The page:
For most people, Apple's new smartwatch might be a new expensive ornament for your wrist. For the CIA, well, it's just another device to hack.

According to documents provided by NSA whistleblower Edward Snowden to The Intercept, the CIA has been working since 2006—a year before the iPhone was released to the public—on ways to crack the security measures in Apple's devices. And this wasn't led by some poindexters in a dingy backroom at the CIA's headquarters in Langley. Quite the opposite, really: The Agency sponsored a secret annual conference that that was dedicated to showcasing Apple-device hacking efforts. The event was dubbed "Jamboree," and it was a literal hacker party.

The event was held at the Lockheed Martin facility in north Virginia from a period spanning at least from 2006 to 2013. Lockheed Martin is a private aerospace, defense, security, and technology company that works closely with the government, having worked on projects for the Pentagon, CIA, and the NSA. They also own Sandia Labs, whose researchers gave the presentation "Strawhorse: Attacking the MacOS and iOS Software Development," during the 2012 Jamboree. The Sandia Labs talk displayed ways to compromise Xcode, Apple's suite of software development tools for apps, to take passwords and messages from iPhones and iPads, and disable tools that Apple had setup to protect user information on their servers. The only thing they would need is a way to get developers to use their version of Xcode.

Other Jamboree presentations looked at physical ways of breaking into Apple's devices, and modifying iOS updates for iPhones and iPads. One talk, called, "Rocoto: Implanting the iPhone," looked at ways to use jailbreaking—a way to for iPhone users to manipulate iOS so that they could do more things with their devices than Apple intended them to—for their own purposes. There was also a plan to compromise the update tool for OS X, so that it would record whatever you typed into your Mac.

Should you be afraid if you use an iPhone? Well, none of the documents reveal how successful the CIA has been with their efforts, or detail any specific times where the Agency used their tactics on a real target. But as one security researcher told The Intercept, "If you can attack Apple, then you can probably attack anyone."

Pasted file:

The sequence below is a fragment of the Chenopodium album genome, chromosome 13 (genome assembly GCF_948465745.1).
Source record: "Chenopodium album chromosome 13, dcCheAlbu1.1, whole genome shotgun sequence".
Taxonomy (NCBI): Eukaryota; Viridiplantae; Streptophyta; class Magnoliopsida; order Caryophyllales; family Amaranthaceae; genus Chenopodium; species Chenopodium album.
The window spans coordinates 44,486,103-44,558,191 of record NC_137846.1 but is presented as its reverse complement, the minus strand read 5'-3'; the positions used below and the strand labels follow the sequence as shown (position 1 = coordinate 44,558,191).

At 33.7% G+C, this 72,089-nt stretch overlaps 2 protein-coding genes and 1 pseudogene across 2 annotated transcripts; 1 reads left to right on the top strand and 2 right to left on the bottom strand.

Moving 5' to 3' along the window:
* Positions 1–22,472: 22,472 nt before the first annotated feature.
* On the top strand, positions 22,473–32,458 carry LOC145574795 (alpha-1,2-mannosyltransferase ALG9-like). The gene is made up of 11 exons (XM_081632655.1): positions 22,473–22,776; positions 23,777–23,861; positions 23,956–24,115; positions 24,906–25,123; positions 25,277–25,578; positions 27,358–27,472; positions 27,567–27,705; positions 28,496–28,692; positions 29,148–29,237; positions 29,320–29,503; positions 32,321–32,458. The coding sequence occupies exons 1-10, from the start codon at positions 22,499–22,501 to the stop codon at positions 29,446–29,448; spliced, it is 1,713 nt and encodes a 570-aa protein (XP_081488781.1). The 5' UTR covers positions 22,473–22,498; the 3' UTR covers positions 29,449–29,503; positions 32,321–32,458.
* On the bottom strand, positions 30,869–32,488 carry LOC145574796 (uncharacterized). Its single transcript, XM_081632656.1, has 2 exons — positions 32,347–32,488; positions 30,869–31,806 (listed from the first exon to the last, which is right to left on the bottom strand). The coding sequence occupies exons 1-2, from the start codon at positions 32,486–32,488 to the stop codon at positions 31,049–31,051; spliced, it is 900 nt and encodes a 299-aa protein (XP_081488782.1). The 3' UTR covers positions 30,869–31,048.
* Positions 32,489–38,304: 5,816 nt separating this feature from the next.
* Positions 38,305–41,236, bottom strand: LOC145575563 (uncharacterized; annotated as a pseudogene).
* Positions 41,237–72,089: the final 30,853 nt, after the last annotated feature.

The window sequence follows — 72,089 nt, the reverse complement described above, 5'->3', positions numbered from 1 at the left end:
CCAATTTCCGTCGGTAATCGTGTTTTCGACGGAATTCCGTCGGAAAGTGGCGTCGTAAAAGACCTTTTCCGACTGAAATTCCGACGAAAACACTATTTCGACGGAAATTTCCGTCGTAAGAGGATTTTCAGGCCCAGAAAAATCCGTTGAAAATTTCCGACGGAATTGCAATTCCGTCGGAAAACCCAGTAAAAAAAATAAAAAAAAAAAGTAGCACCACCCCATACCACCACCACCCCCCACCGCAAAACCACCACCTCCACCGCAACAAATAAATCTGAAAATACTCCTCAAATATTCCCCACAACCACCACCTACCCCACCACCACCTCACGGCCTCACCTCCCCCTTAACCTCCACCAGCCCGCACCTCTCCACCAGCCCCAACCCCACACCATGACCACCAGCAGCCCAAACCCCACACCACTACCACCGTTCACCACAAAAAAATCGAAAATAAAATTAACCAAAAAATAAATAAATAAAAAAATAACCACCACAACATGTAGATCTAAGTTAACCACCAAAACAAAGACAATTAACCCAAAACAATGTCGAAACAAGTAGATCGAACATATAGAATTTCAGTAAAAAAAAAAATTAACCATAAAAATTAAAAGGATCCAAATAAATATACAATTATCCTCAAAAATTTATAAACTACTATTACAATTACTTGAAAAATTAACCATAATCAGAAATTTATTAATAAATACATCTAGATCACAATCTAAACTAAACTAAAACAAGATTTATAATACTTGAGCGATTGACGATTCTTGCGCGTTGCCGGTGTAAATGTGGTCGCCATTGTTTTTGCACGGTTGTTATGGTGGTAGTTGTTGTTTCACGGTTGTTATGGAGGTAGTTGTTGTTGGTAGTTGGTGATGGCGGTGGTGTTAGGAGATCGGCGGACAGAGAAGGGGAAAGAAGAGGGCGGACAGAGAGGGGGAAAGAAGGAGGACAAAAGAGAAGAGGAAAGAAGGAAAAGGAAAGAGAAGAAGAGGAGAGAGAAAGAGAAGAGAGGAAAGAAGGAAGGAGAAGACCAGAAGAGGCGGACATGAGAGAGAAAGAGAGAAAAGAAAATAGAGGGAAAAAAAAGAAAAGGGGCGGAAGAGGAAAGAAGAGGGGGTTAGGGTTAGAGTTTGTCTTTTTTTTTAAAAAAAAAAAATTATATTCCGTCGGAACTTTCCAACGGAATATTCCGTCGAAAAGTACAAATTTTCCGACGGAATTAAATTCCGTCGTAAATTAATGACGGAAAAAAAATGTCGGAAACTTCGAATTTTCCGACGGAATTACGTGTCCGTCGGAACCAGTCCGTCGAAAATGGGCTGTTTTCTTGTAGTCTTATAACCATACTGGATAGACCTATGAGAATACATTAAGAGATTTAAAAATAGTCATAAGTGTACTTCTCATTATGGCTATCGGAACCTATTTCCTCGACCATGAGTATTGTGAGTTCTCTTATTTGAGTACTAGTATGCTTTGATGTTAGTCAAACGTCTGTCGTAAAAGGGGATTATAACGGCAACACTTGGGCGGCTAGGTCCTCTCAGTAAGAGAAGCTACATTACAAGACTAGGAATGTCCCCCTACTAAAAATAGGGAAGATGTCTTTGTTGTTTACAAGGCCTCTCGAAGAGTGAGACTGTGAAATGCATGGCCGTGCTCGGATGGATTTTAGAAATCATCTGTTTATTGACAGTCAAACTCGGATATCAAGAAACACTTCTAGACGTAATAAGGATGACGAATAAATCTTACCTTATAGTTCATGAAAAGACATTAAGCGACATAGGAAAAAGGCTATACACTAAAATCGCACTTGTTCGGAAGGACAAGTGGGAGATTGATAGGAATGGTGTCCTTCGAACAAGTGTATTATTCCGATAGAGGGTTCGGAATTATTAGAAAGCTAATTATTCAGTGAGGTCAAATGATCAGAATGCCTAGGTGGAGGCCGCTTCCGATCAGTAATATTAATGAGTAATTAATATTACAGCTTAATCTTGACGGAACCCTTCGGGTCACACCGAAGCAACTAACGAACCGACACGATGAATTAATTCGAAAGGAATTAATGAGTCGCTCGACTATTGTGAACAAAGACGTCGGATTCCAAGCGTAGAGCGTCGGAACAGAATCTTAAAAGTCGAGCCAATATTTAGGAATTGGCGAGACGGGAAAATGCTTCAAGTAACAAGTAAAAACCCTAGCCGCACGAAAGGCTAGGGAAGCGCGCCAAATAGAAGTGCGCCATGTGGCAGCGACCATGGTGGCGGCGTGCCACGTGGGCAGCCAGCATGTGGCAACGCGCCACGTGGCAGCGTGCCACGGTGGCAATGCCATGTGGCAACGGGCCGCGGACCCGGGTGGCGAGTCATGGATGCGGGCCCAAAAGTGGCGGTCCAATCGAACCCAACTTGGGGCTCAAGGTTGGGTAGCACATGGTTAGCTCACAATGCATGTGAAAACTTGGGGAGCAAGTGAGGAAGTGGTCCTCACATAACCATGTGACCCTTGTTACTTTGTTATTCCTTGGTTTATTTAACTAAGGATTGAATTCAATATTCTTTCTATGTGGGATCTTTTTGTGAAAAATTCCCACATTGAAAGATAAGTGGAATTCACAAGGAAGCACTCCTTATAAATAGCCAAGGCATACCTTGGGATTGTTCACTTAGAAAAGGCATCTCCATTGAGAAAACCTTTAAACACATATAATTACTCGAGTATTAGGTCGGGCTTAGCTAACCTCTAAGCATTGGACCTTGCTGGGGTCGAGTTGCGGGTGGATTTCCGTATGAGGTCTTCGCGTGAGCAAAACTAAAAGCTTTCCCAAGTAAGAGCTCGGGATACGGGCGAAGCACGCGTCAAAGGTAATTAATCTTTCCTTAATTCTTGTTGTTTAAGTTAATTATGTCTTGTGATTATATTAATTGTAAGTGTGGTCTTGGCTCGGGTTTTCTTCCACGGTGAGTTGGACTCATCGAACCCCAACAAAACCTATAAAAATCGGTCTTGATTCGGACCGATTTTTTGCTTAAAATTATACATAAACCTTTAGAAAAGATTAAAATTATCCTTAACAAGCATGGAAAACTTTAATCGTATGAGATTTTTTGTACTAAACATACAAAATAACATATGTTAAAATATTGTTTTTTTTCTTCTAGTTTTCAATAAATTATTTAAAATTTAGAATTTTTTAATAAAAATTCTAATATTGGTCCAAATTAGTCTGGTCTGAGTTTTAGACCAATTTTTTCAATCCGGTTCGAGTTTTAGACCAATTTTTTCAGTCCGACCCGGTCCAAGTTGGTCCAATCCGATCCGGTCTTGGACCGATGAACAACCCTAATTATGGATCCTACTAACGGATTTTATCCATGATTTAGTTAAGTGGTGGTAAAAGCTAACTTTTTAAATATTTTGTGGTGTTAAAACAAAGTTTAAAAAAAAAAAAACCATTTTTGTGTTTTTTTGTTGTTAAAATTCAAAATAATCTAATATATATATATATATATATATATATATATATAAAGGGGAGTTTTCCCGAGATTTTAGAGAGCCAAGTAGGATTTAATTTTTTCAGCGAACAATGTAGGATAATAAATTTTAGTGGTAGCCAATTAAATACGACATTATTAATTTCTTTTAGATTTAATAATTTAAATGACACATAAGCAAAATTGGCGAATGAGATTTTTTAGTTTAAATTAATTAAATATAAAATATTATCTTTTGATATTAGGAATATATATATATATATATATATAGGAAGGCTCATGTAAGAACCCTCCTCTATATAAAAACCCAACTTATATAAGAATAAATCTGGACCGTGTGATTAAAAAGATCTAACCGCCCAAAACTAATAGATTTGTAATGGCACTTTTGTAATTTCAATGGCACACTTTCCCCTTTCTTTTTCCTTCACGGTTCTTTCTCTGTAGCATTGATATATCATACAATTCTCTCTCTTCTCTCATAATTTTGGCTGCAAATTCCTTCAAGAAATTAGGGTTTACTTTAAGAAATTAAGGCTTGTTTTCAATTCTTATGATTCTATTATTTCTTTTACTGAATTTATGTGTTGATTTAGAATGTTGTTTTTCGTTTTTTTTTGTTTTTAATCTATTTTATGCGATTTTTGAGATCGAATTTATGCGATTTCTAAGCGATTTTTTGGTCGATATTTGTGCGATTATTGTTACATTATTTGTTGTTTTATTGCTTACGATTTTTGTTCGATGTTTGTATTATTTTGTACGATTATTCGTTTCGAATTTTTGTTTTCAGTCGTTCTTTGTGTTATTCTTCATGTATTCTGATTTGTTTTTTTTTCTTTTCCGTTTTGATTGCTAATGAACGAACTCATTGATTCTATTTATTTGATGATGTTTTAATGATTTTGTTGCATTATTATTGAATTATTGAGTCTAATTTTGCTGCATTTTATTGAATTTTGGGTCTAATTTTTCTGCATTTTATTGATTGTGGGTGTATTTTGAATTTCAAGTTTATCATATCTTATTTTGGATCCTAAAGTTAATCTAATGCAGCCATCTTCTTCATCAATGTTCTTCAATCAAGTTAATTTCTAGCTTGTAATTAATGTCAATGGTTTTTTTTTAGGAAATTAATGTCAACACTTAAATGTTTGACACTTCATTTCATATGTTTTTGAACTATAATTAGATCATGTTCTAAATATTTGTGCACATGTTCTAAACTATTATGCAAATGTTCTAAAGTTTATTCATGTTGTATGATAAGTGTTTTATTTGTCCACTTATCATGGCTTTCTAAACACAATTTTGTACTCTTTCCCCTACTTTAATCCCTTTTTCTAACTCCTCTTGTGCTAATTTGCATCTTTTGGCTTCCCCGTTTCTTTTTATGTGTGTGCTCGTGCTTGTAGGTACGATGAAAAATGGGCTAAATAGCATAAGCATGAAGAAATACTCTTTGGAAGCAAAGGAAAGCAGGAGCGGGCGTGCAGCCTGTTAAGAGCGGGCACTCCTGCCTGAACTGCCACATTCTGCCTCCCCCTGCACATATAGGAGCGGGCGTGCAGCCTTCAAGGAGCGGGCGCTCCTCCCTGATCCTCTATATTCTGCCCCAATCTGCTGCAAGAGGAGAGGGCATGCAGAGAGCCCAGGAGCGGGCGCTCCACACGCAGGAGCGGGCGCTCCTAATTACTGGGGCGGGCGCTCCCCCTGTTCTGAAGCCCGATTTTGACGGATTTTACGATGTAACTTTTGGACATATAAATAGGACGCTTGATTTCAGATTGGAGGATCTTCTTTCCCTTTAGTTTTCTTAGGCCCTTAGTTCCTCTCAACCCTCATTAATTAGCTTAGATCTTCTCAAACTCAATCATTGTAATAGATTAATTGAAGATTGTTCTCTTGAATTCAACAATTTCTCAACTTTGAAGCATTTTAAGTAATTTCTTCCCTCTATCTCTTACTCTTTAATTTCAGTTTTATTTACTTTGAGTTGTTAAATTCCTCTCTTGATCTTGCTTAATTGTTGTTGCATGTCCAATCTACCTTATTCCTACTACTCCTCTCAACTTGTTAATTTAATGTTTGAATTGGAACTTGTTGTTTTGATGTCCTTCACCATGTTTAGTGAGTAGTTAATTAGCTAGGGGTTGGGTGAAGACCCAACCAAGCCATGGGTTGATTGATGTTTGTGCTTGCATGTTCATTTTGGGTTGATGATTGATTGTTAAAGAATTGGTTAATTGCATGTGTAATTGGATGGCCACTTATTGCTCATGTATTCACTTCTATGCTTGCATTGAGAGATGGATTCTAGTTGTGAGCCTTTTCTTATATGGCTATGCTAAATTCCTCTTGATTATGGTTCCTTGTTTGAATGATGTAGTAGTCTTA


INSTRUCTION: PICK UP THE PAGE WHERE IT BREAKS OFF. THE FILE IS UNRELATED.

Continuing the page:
Image via Engadget

These revelations are, of course, bad for Apple—they have their work cut out for them when the government is constantly at work undermining their security efforts—but at the same time, they show that Apple isn't working with the government to give them a backdoor to their servers, which was a big concern back when the Snowden leaks first dropped in 2013.

"I want to be absolutely clear that we have never worked with any government agency from any country to create a backdoor in any of our products or services," Apple CEO Tim Cook wrote last year, since the leaks were also a PR disaster that could have threatened the company's relationship with its users. "We have also never allowed access to our servers. And we never will." Since then, a number of new companies have been founded that feature privacy as a selling point for their devices, like the Blackphone or the Ind.ie Phone

Likewise, this round of revelations also show the administration's major hypocrisy. When the American government has dedicated an entire decade to figuring out how to spy on an American company, it's hard to take President Barack Obama seriously when he says companies and government must "work together like never before." (Yeah, it's really like never before.) The president said this during the White House Summit on Cybersecurity and Consumer Protection at Stanford University last month, where, ironically, Tim Cook was one of the few major CEOs to show up.

Senior Google, Yahoo, and Facebook executives all skipped out. It's not a mystery why: the government's credibility when it comes to cybersecurity disappeared just as fast as Christian Bale peaced out of the new Steve Jobs movie.